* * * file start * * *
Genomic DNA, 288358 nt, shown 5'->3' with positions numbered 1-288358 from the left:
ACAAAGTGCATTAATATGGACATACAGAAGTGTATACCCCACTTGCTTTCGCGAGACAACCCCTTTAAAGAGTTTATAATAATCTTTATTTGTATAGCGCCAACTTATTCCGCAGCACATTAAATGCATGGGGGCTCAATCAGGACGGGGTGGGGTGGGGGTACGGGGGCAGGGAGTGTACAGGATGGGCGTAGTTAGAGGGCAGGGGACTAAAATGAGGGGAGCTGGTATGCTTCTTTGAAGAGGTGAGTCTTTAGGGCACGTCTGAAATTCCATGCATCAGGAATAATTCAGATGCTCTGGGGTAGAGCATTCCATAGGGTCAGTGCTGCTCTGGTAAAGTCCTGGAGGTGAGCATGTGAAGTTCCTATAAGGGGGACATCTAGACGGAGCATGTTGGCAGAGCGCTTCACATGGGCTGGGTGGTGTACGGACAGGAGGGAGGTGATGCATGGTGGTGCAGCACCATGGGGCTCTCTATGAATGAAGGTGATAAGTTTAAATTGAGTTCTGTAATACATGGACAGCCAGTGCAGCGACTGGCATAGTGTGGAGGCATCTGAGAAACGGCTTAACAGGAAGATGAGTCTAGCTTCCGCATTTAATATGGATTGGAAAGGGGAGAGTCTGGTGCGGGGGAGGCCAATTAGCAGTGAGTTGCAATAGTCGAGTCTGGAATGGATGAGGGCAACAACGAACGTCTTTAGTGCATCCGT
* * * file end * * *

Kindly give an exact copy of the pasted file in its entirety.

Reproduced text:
Genomic DNA, 288358 nt, shown 5'->3' with positions numbered 1-288358 from the left:
ACAAAGTGCATTAATATGGACATACAGAAGTGTATACCCCACTTGCTTTCGCGAGACAACCCCTTTAAAGAGTTTATAATAATCTTTATTTGTATAGCGCCAACTTATTCCGCAGCACATTAAATGCATGGGGGCTCAATCAGGACGGGGTGGGGTGGGGGTACGGGGGCAGGGAGTGTACAGGATGGGCGTAGTTAGAGGGCAGGGGACTAAAATGAGGGGAGCTGGTATGCTTCTTTGAAGAGGTGAGTCTTTAGGGCACGTCTGAAATTCCATGCATCAGGAATAATTCAGATGCTCTGGGGTAGAGCATTCCATAGGGTCAGTGCTGCTCTGGTAAAGTCCTGGAGGTGAGCATGTGAAGTTCCTATAAGGGGGACATCTAGACGGAGCATGTTGGCAGAGCGCTTCACATGGGCTGGGTGGTGTACGGACAGGAGGGAGGTGATGCATGGTGGTGCAGCACCATGGGGCTCTCTATGAATGAAGGTGATAAGTTTAAATTGAGTTCTGTAATACATGGACAGCCAGTGCAGCGACTGGCATAGTGTGGAGGCATCTGAGAAACGGCTTAACAGGAAGATGAGTCTAGCTTCCGCATTTAATATGGATTGGAAAGGGGAGAGTCTGGTGCGGGGGAGGCCAATTAGCAGTGAGTTGCAATAGTCGAGTCTGGAATGGATGAGGGCAACAACGAACGTCTTTAGTGCATCCGT